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Archive for November 14, 2013

QuickPlan Pro

QuickPlan Pro – Project Plan for iPhone (4.5 stars with 18 Ratings) 
iPhone App
$4.99 Free


We have introduced QuickPlan for iPad before. Today you can pick up its iPhone version too.

QuickPlan is a powerful project management tool that allows you to input a number of tasks and keep track of progress. Catch your planning ideas with gesture based controls that allow you to set a timeline for the project. Record new ideas, schedule action decisions, track progress, add summaries to each level of plans and project guidelines, and even invite other people into the project with the sharing functionality. This is one of the more powerful project management apps I’ve seen, but don’t just take my word for it. Grab QuickPlan and see for yourself.

– See more at:

via Best Free Apps of the Day on 11/12. Voodo, QuickPlan, Face Juggler PLUS, & More! | AppSaga.

Soba and Maitake Mushrooms in Soy Broth



2 garlic cloves, peeled, crushed

1 1” piece peeled ginger, thinly sliced

½ cup reduced-sodium soy sauce

¼ cup dried wakame (optional)

2 tablespoons vegetable oil

½ pound maitake mushrooms, torn into large pieces

Kosher salt and freshly ground black pepper

8 ounces soba (Japanese-style noodles)

4 baby turnips or radishes, trimmed, thinly sliced

4 large egg yolks

4 scallions, thinly sliced

1 tablespoon toasted sesame seeds


Bring garlic, ginger, and 4 cups water to a boil in a small saucepan; reduce heat and simmer 10 minutes. Add soy sauce and wakame, if using. Set broth aside.

Heat oil in a large skillet over medium-high heat. Add mushrooms; season with salt and pepper. Cook, tossing occasionally, until golden brown and crisp, 10–12 minutes. Transfer to a large plate.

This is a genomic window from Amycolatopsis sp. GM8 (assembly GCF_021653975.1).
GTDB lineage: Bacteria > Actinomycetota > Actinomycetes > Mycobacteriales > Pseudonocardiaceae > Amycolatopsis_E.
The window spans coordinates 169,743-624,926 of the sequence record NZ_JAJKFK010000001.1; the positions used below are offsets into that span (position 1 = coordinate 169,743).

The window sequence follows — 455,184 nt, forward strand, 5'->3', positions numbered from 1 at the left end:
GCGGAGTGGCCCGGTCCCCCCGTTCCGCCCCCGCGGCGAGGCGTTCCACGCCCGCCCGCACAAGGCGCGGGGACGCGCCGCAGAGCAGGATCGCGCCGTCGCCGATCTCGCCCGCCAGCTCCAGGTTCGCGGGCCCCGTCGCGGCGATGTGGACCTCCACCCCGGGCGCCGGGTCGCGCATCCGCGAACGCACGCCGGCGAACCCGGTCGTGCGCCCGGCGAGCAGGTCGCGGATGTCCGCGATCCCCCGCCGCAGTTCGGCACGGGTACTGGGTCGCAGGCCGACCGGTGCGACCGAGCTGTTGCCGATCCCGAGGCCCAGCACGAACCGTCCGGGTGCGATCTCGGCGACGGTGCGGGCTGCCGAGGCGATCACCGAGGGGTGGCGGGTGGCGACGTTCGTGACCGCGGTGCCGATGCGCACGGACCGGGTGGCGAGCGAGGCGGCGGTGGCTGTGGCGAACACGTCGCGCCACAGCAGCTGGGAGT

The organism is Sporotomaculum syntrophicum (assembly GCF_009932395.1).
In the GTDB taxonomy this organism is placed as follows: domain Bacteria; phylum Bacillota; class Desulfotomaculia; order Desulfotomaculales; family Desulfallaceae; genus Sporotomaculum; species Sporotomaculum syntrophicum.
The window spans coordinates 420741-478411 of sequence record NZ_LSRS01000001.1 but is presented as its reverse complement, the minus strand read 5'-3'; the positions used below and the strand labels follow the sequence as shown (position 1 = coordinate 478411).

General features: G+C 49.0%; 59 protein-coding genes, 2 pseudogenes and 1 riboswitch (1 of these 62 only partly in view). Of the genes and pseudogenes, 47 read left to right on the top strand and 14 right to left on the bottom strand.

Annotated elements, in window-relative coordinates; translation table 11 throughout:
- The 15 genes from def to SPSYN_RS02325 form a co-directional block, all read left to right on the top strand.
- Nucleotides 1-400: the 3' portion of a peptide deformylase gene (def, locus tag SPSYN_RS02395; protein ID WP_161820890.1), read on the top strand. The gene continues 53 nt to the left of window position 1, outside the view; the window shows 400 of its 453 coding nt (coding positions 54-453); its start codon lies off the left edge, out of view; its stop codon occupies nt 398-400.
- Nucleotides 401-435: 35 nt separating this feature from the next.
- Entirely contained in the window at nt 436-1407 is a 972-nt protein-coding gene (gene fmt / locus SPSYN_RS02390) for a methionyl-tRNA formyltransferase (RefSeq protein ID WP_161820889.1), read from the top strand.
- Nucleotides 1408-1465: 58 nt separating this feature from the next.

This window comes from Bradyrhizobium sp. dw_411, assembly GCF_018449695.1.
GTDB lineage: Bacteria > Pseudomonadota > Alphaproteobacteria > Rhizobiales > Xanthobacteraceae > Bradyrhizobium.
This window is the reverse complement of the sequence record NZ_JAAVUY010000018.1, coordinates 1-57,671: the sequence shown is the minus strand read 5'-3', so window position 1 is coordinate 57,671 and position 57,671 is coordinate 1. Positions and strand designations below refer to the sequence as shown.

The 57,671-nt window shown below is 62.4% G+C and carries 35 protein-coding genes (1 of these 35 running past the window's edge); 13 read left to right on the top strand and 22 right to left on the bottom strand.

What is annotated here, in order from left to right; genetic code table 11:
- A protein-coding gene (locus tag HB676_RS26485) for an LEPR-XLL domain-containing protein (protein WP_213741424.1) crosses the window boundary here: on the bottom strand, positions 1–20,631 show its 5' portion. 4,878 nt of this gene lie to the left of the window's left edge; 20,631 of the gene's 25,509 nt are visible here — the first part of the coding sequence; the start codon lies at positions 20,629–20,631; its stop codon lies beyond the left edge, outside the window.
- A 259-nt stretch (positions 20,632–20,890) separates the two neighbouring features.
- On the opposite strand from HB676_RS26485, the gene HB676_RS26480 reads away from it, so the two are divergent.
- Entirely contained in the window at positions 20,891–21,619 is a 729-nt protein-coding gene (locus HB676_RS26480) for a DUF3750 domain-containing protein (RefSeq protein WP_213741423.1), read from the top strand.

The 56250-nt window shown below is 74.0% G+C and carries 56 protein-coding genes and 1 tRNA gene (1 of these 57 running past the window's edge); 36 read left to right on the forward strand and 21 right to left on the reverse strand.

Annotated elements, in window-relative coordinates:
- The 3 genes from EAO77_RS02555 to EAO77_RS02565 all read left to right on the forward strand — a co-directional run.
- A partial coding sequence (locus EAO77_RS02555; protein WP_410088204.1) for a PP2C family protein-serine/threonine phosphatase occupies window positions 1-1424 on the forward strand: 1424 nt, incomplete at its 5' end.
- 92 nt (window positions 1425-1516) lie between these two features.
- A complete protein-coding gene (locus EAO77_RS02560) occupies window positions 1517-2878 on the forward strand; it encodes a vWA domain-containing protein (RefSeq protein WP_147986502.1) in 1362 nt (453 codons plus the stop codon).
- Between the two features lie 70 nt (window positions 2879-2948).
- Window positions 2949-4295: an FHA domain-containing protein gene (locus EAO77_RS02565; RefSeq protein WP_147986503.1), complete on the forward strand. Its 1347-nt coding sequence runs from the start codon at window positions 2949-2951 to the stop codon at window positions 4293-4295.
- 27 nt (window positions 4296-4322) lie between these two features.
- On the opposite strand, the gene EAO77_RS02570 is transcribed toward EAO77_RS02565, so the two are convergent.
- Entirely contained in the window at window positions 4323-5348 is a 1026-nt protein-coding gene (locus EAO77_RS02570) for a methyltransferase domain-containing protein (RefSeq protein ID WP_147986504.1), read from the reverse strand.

Meanwhile, cook soba in a large pot of boiling salted water, stirring occasionally, until al dente; drain. Return reserved broth to a simmer.

Divide soba and broth among bowls; top with mushrooms, turnips, and egg yolks. Add scallions and sprinkle with sesame seeds.

via Soba and Maitake Mushrooms in Soy Broth – Bon Appétit.

Eye cells could help diagnose Alzheimer’s disease

Patients with Alzheimer’s show shrunken brain sizes (L) compared with healthy individuals (R)


Changes to specific cells in the retina could help diagnose and track the progression of Alzheimer’s disease, scientists say.

A team found genetically engineered mice with Alzheimer’s lost thickness in this layer of eye cells.

As the retina is a direct extension of the brain, they say the loss of retinal neurons could be related to the loss of brain cells in Alzheimer’s.

The findings were revealed at the US Society for Neuroscience conference.

The team believes this work could one day lead to opticians being able to detect Alzheimer’s in a regular eye check, if they had the right tools.

[This] could lead to new ways to diagnose or predict Alzheimer’s that could be as simple as looking into the eyes”

Dr Scott TurnerGeorgetown University Medical Center

Alterations in the same retinal cells could also help detect glaucoma – which causes blindness – and is now also viewed as a neurodegenerative disease similar to Alzheimer’s, the researchers report.

Scott Turner, director of the memory disorders programme at Georgetown University Medical Center, said: “The retina is an extension of the brain so it makes sense to see if the same pathologic processes found in an Alzheimer’s brain are also found in the eye.”

Dr Turner and colleagues looked at the thickness of the retina in an area that had not previously been investigated. This included the inner nuclear layer and the retinal ganglion cell layer.

They found that a loss of thickness occurred only in mice with Alzheimer’s. The retinal ganglion cell layer had almost halved in size and the inner nuclear layer had decreased by more than a third.

“This suggests a new path forward in understanding the disease process in humans and could lead to new ways to diagnose or predict Alzheimer’s that could be as simple as looking into the eyes,” said Dr Turner.


Alzheimer’s disease

A coloured CT scan image of a human brain
  • Symptoms include loss of memory, mood changes, and problems with communication and reasoning
  • No one single factor has been identified as a cause for Alzheimer’s disease – a combination of factors, including age, genes, environment, lifestyle and general health are implicated
  • One of the leading theories involves the formation of clumps of a protein called beta-amyloid, which damage and kill brain cells

The dementia timebomb

Treatments developed for Alzheimer’s could therefore also be useful for treating glaucoma, he added.